How to Get a Passport
Travel Tips

How to Get a Passport

An official travel and identification document that is needed to enter and return to the United States from most countries, a United States passport is an essential must-have for all U.S. travelers. Even if you don’t have any international travel planned in the immediate future, it’s worth going through the process of obtaining a United States passport. For this, it is better to go through the official United States government channels to receive your passport rather than using a commercial passport application agency. To have a United States passport, you need to be a U.S. citizen by birth or naturalization or be a qualifying U.S. national.


Traveling With a U.S. Passport

If you’re an American who wants to travel abroad, you’ll need to apply for a passport. The United States passport is a small navy blue booklet that is valid for 10 years and contains vital information like your name, date of birth, photo, residency status in the United States and blank pages for stamps. When entering other countries, you hand over your passport to immigration, who stamps one of your pages with their country’s official seal.


How to Get a Passport

While it might seem like an overwhelming process, applying for a United States Passport is much easier than you think. As long as you have the necessary forms of identification, like a U.S. birth certificate, a record of your birth abroad, naturalization certificate or certificate of citizenship. You’ll also need to prove your identity with a standard government-issued ID, like a driving license.

To get a new passport, you must go to a local passport acceptance facility. This can be a post office, library or county court. Some of these facilities require appointments and many will even take your passport photo for a fee.

You’ll have to go in person to present your application if the following applies to you:

  • It’s your first passport.
  • Your last passport was damaged or lost.
  • Your last passport was issued more than 15 years ago.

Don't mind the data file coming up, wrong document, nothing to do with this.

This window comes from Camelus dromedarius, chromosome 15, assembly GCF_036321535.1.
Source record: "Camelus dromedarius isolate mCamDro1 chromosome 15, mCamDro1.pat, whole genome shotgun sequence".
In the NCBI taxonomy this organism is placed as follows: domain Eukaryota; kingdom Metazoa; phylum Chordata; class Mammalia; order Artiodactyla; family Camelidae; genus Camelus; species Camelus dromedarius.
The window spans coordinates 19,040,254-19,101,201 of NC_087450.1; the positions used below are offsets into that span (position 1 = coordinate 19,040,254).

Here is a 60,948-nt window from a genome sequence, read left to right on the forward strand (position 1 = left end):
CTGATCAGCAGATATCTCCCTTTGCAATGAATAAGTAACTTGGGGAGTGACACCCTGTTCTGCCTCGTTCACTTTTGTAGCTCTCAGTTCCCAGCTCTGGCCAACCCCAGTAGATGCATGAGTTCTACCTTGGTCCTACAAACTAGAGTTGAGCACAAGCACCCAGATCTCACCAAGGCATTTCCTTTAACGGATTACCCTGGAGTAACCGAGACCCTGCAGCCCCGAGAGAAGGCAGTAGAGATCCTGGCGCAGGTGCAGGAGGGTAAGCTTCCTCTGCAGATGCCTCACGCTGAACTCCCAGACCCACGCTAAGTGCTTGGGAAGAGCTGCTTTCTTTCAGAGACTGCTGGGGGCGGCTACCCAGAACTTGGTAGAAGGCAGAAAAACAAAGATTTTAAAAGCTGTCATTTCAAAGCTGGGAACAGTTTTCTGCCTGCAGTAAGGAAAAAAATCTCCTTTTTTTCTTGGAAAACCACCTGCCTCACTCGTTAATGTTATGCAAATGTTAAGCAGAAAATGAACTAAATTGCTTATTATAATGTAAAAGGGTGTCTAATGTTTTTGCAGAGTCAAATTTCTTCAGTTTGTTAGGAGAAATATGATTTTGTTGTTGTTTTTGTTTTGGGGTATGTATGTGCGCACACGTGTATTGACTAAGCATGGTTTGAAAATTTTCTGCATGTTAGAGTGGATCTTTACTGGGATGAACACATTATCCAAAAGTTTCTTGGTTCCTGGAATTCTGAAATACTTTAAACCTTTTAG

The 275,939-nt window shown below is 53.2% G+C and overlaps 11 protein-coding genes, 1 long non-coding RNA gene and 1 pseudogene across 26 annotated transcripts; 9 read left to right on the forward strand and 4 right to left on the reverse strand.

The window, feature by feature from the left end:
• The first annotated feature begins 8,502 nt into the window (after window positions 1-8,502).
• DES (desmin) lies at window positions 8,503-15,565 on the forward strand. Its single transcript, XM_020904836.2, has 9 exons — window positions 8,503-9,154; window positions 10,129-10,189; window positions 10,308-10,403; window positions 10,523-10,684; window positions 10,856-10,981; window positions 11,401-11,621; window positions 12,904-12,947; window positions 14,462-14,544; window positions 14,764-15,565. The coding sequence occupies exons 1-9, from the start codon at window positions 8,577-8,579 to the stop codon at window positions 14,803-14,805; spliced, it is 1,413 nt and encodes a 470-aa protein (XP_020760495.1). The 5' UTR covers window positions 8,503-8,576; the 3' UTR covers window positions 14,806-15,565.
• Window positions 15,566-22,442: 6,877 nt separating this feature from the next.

• Your name has changed and you have no supporting legal documents.
  • It’s for a child under the age of 16.

So, what do you need to bring with you to get a passport? Use this as your official checklist:

  • Passport application forms
  • Proof of U.S. citizenship
  • Government-issued photo ID (like a driver’s license or military ID)
  • Current passport photo
  • Applicable fee payment method

Step 1:

Follow the application wizard online to find out what passport forms apply to you. Download the relevant U.S. government forms online and print them yourself or pick up a paper copy from a U.S. post office. Read the instructions carefully on how to fill out the form and the printing requirements. Passport applications cannot be submitted online. Do not sign the form until you are instructed to do so in front of a passport designated official when applying in person.

Step 2:

Next, gather your documents required for applying, including:

  • A certified U.S. birth certificate issued by the city, county or state (not a copy). You can call the government of the state in which you were born to get an official version with a notary’s seal. Know that the birth certificate must list the full name(s) of your parent(s). If you don’t have a birth certificate, you can still get a passport.
  • Records of birth abroad if you weren’t born in the United States
  • Naturalization certificate
  • Certificate of citizenship

You’ll need to be prepared to prove your identity with any one of these:

  • Previous U.S. passport (altered or damaged passports are not accepted)
  • Naturalization certificate
  • Certificate of citizenship
  • Current, valid:
    • Driver’s license
    • Government ID: city, state, or federal
    • Military ID: military and dependents

Step 3:

Get your passport photos taken. Follow the official photo guidelines for requirements on your pose, expression and attire as well as photo resolution, print size and quality. Take note of the suggested examples and frequently asked questions section. This step is important, as it’s the biggest reason applications get held up during the application process.

Step 4:

Prepare your application fees. Check the fee calculator and applicable chart online, as passport prices change periodically. As of 2019, passport fees for first-time passport applications are $110 plus $35 for adults (ages 16 and older), while renewals are $110. Fees for children under the age of 16 are $80 plus $35. For an extra $60, you can expedite your passport. Don’t forget to check what payment methods are allowed at your passport acceptance facility, as checks and money orders are often the only forms of payment accepted.

Step 5:

Get your passport! Hand over your completed forms, photos and fees to your nearest passport acceptance facility and wait. Processing times vary throughout the year, but typically you can expect it to arrive by mail in 4-6 weeks (2-3 weeks for expedited service). After about a week, you can check your application’s status online.

Still confused on the passport application process? Watch these helpful videos to get you started.

Travel Tip: Make a copy of your passport and leave one at home, then email a copy to yourself along with other important travel documents. If you lose your passport while traveling overseas, having a copy will make getting a temporary or replacement passport much easier.